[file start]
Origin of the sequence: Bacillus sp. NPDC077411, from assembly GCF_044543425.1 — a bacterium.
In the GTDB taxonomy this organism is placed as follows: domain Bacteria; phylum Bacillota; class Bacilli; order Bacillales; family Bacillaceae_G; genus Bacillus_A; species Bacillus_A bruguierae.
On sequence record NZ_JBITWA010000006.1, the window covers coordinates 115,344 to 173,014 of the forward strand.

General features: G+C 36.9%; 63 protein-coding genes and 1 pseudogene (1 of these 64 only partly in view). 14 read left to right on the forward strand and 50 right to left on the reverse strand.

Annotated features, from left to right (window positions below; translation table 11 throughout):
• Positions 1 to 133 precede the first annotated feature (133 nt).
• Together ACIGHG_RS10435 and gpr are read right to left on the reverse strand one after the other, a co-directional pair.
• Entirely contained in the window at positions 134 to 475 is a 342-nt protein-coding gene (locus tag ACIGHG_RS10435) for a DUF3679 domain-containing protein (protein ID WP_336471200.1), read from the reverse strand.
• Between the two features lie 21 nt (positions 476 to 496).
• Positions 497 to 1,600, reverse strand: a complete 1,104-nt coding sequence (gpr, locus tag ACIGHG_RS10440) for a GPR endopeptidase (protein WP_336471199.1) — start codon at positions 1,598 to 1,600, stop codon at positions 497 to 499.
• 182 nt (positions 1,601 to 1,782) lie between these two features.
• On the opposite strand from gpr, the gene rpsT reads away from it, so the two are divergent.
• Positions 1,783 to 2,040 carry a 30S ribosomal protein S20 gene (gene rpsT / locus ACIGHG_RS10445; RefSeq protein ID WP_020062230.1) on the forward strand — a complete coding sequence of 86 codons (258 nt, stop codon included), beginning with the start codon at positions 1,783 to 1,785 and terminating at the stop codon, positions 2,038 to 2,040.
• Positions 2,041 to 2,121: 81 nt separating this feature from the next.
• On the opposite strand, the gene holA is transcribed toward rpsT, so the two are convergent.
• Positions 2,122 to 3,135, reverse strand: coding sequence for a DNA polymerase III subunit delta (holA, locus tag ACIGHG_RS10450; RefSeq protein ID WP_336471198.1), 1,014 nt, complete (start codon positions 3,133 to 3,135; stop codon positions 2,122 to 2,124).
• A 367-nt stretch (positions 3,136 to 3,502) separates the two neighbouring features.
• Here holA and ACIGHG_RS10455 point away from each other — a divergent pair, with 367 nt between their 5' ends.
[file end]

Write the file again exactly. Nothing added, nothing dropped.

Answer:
Origin of the sequence: Bacillus sp. NPDC077411, from assembly GCF_044543425.1 — a bacterium.
In the GTDB taxonomy this organism is placed as follows: domain Bacteria; phylum Bacillota; class Bacilli; order Bacillales; family Bacillaceae_G; genus Bacillus_A; species Bacillus_A bruguierae.
On sequence record NZ_JBITWA010000006.1, the window covers coordinates 115,344 to 173,014 of the forward strand.

General features: G+C 36.9%; 63 protein-coding genes and 1 pseudogene (1 of these 64 only partly in view). 14 read left to right on the forward strand and 50 right to left on the reverse strand.

Annotated features, from left to right (window positions below; translation table 11 throughout):
• Positions 1 to 133 precede the first annotated feature (133 nt).
• Together ACIGHG_RS10435 and gpr are read right to left on the reverse strand one after the other, a co-directional pair.
• Entirely contained in the window at positions 134 to 475 is a 342-nt protein-coding gene (locus tag ACIGHG_RS10435) for a DUF3679 domain-containing protein (protein ID WP_336471200.1), read from the reverse strand.
• Between the two features lie 21 nt (positions 476 to 496).
• Positions 497 to 1,600, reverse strand: a complete 1,104-nt coding sequence (gpr, locus tag ACIGHG_RS10440) for a GPR endopeptidase (protein WP_336471199.1) — start codon at positions 1,598 to 1,600, stop codon at positions 497 to 499.
• 182 nt (positions 1,601 to 1,782) lie between these two features.
• On the opposite strand from gpr, the gene rpsT reads away from it, so the two are divergent.
• Positions 1,783 to 2,040 carry a 30S ribosomal protein S20 gene (gene rpsT / locus ACIGHG_RS10445; RefSeq protein ID WP_020062230.1) on the forward strand — a complete coding sequence of 86 codons (258 nt, stop codon included), beginning with the start codon at positions 1,783 to 1,785 and terminating at the stop codon, positions 2,038 to 2,040.
• Positions 2,041 to 2,121: 81 nt separating this feature from the next.
• On the opposite strand, the gene holA is transcribed toward rpsT, so the two are convergent.
• Positions 2,122 to 3,135, reverse strand: coding sequence for a DNA polymerase III subunit delta (holA, locus tag ACIGHG_RS10450; RefSeq protein ID WP_336471198.1), 1,014 nt, complete (start codon positions 3,133 to 3,135; stop codon positions 2,122 to 2,124).
• A 367-nt stretch (positions 3,136 to 3,502) separates the two neighbouring features.
• Here holA and ACIGHG_RS10455 point away from each other — a divergent pair, with 367 nt between their 5' ends.